The poem 'Mid-Term Break' by Seamus Heaney is a first person ballad concerning the death of a boy’s 4-year-old brother while he was away at boarding school, and the individual reactions of each of his family members towards the tragedy. Poet Seamus Heaney did well at taking the extremely heavy subject of a child’s death, and producing a substantially lighter poem that still resonated the right emotions for the theme of the poem.
In my opinion, 'Mid-Term Break' can be broken up into three different sections. The first of these sections includes Stanza 1, where the boy is still at school. The first section of the poem describes the main character waiting in the sick bay for someone to drive him home, which tells the reader that something bad has happened before the poem has begun, because the main character is being sent home because of some kind of misfortune or tragedy.
The second section of 'Mid-Term Break' is the largest, and lasts from stanza two to stanza five. This section is also the darkest and most vibrant in imagery of the poem. The second section talks about the boy being greeted by a house full of strangers after the death of his younger brother, and the different ways each of his family members are handling the situation. The tone changes from section one to a deeper, more sad feel, as the writer is describing things like the main characters father crying, and old men offering their condolences to a child. Stanzas two, three and four develop the storyline in the form of the writer leading the reader through the house, as the main character is made uneasy by things like his father crying, the baby laughing in the pram, and people whispering about him. Stanza five is where the poem begins to explain the tragedy, through the last two lines "at ten o'clock the ambulance arrived, with the corpse, stanched and bandaged by the nurses."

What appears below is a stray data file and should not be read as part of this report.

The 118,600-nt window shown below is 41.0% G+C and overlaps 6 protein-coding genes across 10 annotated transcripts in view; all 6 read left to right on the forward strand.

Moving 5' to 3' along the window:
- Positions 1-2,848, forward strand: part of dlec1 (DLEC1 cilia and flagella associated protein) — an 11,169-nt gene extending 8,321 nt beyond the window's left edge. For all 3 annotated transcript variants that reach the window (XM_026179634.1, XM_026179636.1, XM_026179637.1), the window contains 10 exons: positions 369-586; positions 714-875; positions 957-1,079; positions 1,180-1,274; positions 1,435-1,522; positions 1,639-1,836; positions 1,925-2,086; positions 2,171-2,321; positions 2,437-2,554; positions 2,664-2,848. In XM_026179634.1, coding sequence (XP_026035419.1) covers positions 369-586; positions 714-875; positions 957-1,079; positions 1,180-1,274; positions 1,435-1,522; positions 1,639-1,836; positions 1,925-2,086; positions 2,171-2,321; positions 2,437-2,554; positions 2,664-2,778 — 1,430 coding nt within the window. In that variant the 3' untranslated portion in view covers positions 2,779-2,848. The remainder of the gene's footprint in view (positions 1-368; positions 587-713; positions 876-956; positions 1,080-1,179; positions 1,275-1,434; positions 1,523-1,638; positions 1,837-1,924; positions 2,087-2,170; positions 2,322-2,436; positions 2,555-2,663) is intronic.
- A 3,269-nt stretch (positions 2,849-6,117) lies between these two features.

The third part of the poem is begins at stanza six and goes all the way until the finish. This part,...
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